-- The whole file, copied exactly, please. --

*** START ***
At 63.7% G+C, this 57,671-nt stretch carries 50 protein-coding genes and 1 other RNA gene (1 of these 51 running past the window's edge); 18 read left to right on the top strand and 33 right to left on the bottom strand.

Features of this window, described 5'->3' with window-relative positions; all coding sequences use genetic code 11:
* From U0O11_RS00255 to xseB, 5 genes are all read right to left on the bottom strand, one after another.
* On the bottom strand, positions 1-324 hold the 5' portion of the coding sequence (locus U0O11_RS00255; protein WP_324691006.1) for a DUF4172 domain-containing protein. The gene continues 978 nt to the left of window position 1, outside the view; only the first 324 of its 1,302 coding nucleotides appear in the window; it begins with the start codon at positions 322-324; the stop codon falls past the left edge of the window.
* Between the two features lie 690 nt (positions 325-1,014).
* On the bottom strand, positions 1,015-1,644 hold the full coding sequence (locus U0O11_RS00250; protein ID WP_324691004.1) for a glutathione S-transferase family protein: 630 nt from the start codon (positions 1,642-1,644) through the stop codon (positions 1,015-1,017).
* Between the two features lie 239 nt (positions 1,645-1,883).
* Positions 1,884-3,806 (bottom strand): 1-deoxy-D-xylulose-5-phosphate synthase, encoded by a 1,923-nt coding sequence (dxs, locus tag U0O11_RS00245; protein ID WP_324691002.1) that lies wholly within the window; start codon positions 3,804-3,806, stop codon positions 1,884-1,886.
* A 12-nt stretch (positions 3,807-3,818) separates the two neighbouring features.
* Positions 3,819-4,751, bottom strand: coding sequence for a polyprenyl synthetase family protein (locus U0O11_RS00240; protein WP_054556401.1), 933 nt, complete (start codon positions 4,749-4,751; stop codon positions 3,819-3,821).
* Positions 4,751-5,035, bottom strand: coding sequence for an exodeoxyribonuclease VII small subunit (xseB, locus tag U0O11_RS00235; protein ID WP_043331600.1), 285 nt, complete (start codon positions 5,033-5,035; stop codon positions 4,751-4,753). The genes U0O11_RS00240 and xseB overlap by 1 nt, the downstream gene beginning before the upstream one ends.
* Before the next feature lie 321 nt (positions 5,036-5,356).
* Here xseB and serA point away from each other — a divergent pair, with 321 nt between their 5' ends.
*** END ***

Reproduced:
At 63.7% G+C, this 57,671-nt stretch carries 50 protein-coding genes and 1 other RNA gene (1 of these 51 running past the window's edge); 18 read left to right on the top strand and 33 right to left on the bottom strand.

Features of this window, described 5'->3' with window-relative positions; all coding sequences use genetic code 11:
* From U0O11_RS00255 to xseB, 5 genes are all read right to left on the bottom strand, one after another.
* On the bottom strand, positions 1-324 hold the 5' portion of the coding sequence (locus U0O11_RS00255; protein WP_324691006.1) for a DUF4172 domain-containing protein. The gene continues 978 nt to the left of window position 1, outside the view; only the first 324 of its 1,302 coding nucleotides appear in the window; it begins with the start codon at positions 322-324; the stop codon falls past the left edge of the window.
* Between the two features lie 690 nt (positions 325-1,014).
* On the bottom strand, positions 1,015-1,644 hold the full coding sequence (locus U0O11_RS00250; protein ID WP_324691004.1) for a glutathione S-transferase family protein: 630 nt from the start codon (positions 1,642-1,644) through the stop codon (positions 1,015-1,017).
* Between the two features lie 239 nt (positions 1,645-1,883).
* Positions 1,884-3,806 (bottom strand): 1-deoxy-D-xylulose-5-phosphate synthase, encoded by a 1,923-nt coding sequence (dxs, locus tag U0O11_RS00245; protein ID WP_324691002.1) that lies wholly within the window; start codon positions 3,804-3,806, stop codon positions 1,884-1,886.
* A 12-nt stretch (positions 3,807-3,818) separates the two neighbouring features.
* Positions 3,819-4,751, bottom strand: coding sequence for a polyprenyl synthetase family protein (locus U0O11_RS00240; protein WP_054556401.1), 933 nt, complete (start codon positions 4,749-4,751; stop codon positions 3,819-3,821).
* Positions 4,751-5,035, bottom strand: coding sequence for an exodeoxyribonuclease VII small subunit (xseB, locus tag U0O11_RS00235; protein ID WP_043331600.1), 285 nt, complete (start codon positions 5,033-5,035; stop codon positions 4,751-4,753). The genes U0O11_RS00240 and xseB overlap by 1 nt, the downstream gene beginning before the upstream one ends.
* Before the next feature lie 321 nt (positions 5,036-5,356).
* Here xseB and serA point away from each other — a divergent pair, with 321 nt between their 5' ends.